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Mark your calendars!

On April 22, 2012, Nashville, Tenn. will have a chance to relive the experience that five Tennessee State University students  embarked on when they decided to make a documentary about being homeless. Not only did they do research about being homeless, but two of the students became homeless for 24 hours.

So mark your calendars for the special screening of A Walk in My Shoes, Sunday, April 22 at 4:45 p.m. at the Regal Cinema in Green Hills!

For more information take a look at the article that Tennessee State University did on our special documentary: http://tnstatenewsroom.com/archives/5922

Trailer

Take a look at the A Walk in my Shoes Trailer!

A Walk in my Shoes Trailer

The anticipation awaits!!

Come out and Support!

A Walk in My Shoes

A Walk In My Shoes: A Homeless Experience will screen in the International Black Film Festival on Saturday, October 8, 10:00am at Fisk University. Please come out and support!

A Walk in my Shoes

“I just about see a homeless person everyday, but I have never really sat and thought about what it would be like to be homeless. What is it like to be invisible to the world? What is it like to just be in your thoughts and have no one to talk to? What is it like to go through your day with not one person stopping to say, ‘Hello, How are you?’ It is a scary thing to think about.” 

-Meghan Triplett

This is the journey of 5 college students  producing a documentary on homelessness in Nashville, Tennessee. This  inspiring documentary is called A Walk in my Shoes. Nichole Vincent and Brandon Bather will become homeless for 24 hours. Not only will these students experience what it is like to live on the streets, they will document every minute of it. They will live their life for 24 hours as any homeless person would, meaning, no cellphones, no food, no house, and no bed. The point of this documentary is to  show a different light on what it feels like to be homeless and to help spread awareness of homelessness.

“Anybody can have sympathy, but not everybody can have empathy. And you have to walk in a man’s shoes to get that.”

-Chris Scott


24 Hours Homeless by Nichole Vincent


“I only did this experiment for 20 hours but what about the people that are REALLY homeless? I can’t even understand how they live from day to day, night to night, with no one or nothing. The thing that really hurt the most was being alone the whole time. I kept looking for my cell phone, forgetting that I didn’t have it. I wanted to talk to someone, tell someone what I was going through. But at the time I had no one. This experience showed me a whole other side of homelessness. I wouldn’t wish that lifestyle on anybody.”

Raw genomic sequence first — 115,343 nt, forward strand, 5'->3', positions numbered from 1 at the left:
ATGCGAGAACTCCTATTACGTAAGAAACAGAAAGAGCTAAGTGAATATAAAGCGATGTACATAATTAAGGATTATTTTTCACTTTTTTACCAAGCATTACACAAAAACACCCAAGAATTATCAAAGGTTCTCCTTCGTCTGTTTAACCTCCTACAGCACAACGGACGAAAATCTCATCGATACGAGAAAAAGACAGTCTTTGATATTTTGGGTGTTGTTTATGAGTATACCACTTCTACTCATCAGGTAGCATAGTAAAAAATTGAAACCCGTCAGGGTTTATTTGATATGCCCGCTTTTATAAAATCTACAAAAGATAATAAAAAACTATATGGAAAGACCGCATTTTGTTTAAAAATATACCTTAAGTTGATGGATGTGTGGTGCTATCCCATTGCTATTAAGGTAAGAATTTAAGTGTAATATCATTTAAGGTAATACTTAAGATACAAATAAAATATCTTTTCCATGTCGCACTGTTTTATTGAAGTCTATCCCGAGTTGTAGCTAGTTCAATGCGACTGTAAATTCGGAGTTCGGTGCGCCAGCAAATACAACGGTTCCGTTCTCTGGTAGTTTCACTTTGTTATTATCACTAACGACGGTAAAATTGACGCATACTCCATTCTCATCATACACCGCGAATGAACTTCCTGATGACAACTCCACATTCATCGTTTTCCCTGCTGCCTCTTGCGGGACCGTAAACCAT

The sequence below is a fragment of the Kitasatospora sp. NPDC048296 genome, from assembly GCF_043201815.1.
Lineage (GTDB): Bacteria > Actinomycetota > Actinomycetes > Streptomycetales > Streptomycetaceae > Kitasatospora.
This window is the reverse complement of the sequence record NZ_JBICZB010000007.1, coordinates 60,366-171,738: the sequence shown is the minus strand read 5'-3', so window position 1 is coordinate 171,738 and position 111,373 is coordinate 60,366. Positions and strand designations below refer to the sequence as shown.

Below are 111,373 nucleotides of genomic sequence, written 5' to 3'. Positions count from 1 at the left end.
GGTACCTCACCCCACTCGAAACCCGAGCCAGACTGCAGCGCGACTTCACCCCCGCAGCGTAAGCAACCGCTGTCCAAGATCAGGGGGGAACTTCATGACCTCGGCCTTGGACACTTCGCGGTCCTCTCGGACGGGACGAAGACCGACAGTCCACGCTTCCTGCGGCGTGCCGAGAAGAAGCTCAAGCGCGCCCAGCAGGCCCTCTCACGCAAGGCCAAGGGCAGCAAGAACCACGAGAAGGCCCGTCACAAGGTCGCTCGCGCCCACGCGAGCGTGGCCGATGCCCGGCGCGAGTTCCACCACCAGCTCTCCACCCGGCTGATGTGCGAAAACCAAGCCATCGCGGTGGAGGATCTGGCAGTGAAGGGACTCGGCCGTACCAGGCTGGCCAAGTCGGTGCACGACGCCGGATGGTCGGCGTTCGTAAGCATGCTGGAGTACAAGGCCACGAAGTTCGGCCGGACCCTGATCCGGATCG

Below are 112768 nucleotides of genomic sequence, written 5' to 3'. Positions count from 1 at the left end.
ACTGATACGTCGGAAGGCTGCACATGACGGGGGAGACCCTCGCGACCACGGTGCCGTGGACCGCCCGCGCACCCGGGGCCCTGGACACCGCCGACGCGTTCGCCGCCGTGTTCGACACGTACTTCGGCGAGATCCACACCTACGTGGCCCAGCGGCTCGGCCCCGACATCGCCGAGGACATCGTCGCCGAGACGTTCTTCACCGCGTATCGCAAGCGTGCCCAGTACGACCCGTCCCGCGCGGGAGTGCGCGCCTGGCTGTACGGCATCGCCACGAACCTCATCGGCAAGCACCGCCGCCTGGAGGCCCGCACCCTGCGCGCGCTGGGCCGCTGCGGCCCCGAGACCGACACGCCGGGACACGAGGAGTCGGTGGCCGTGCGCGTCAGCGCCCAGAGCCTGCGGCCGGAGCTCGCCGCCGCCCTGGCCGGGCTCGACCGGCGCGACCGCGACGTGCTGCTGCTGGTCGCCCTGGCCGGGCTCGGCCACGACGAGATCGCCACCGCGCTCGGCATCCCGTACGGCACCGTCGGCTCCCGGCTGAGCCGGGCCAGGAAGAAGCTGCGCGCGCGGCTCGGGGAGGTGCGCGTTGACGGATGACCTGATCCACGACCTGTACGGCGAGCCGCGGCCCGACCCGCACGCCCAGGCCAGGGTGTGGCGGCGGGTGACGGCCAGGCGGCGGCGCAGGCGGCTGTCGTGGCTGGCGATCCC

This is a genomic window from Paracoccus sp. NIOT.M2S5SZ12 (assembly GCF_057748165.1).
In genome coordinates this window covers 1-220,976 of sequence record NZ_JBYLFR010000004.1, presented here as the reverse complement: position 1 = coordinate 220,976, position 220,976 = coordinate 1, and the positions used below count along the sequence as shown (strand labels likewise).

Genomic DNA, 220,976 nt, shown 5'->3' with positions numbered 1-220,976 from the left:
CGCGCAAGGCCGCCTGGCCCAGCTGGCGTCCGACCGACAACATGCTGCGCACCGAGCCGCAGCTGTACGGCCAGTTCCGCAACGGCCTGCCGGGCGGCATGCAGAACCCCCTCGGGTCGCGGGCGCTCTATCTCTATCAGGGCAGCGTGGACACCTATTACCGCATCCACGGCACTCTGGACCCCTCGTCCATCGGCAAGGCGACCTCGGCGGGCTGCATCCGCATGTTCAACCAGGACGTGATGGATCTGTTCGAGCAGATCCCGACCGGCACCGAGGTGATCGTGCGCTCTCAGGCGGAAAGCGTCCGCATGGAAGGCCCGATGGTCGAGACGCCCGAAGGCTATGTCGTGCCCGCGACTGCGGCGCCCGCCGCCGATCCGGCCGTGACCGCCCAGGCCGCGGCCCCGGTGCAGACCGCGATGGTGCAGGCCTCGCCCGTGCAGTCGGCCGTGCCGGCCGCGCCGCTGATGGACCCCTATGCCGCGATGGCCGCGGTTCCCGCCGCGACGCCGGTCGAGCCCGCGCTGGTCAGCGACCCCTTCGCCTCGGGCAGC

– Nichole Vincent

 

In the eyes of Jeremy Perry…

“My experience with this documentary thus far has awarded me the opportunity to look at life from a different aspect than the average citizen of the world. I have had the chance to talk with several formally homeless people that really are appreciative from the strides they have made in terms of creating a stable living environment for themselves. In working with Brandon on his homeless 24 hourstretch, I encountered so many people that seemed to take their prosperity for granted. I must say, this was me prior to this project. We definitely have the opportunity to show people the truth about homeless people, and the intense efforts given to come out of poverty.”

-Jeremy Perry

Producer/ Photographer

24 Hours Being Homeless by Brandon Bather

“Being homeless for 24 hours is honestly a real eye opener. From finding card board and asking people for money on the streets of  Nashville to sneaking in a 5 star hotel and finding a place to sleep at night. Seeing the faces on people as they look through me and not at me. Watching children point at me and stare some looking in awe and others looking in disgust. Also meeting homeless people and listening to their stories and wondering how they ended up on these streets. Being offered job from a complete stranger to conversing with a Vanderbilt student about her views on the homeless experience. Being homeless is a mindset that some people let ruin or influence their life. Stay tuned for the official documentary….”

               -Brandon Bather

 

 

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